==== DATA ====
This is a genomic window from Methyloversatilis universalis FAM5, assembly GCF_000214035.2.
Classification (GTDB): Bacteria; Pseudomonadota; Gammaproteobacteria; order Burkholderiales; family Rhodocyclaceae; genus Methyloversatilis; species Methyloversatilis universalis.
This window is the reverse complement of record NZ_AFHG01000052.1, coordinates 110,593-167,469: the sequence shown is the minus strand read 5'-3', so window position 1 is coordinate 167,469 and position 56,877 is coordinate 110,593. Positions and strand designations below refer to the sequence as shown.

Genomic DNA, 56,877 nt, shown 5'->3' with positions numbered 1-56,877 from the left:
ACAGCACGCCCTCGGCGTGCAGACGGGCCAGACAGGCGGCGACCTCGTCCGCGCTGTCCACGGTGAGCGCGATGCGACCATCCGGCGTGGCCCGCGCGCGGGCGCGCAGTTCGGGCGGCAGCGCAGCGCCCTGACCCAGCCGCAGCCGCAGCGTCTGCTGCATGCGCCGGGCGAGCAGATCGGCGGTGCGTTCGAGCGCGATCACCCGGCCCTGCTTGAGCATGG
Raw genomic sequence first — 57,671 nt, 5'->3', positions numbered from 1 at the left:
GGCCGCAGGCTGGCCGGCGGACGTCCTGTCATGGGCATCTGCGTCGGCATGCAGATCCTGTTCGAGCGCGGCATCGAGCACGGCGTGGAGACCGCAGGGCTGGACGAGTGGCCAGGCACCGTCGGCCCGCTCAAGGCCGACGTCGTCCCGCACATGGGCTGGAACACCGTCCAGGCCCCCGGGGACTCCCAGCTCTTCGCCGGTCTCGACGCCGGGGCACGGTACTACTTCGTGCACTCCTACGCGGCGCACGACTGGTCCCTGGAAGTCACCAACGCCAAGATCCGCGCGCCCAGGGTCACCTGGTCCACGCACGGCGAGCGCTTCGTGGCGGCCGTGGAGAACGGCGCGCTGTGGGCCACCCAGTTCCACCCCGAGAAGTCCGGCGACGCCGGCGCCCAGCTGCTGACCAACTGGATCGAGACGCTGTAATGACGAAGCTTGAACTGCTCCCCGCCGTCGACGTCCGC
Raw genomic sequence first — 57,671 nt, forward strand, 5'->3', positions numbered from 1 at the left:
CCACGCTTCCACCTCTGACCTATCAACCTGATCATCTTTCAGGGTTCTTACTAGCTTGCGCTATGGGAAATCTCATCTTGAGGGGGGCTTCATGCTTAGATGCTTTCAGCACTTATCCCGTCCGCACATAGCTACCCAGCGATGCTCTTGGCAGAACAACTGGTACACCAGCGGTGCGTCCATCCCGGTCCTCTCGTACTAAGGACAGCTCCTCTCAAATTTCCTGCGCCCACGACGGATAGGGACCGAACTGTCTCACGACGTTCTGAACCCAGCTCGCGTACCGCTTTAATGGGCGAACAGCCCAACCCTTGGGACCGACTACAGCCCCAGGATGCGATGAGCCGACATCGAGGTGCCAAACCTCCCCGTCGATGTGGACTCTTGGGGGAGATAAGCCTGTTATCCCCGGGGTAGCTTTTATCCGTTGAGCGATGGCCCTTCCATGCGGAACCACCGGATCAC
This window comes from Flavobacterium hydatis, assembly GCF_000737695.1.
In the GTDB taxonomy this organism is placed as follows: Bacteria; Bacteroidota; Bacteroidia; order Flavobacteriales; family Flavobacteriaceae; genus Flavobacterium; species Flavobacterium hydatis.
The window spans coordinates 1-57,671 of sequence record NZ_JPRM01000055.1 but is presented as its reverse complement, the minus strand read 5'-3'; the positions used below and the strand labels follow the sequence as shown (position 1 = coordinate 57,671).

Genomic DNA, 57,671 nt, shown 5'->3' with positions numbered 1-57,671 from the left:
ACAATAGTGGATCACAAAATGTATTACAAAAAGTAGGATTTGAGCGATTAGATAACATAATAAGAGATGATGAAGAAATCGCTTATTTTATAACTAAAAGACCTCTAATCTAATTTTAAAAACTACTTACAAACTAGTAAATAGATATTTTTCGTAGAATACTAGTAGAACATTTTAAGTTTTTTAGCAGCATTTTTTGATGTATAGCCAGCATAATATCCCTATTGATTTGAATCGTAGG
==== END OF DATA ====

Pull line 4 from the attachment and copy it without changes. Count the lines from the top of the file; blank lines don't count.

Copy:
Genomic DNA, 56,877 nt, shown 5'->3' with positions numbered 1-56,877 from the left: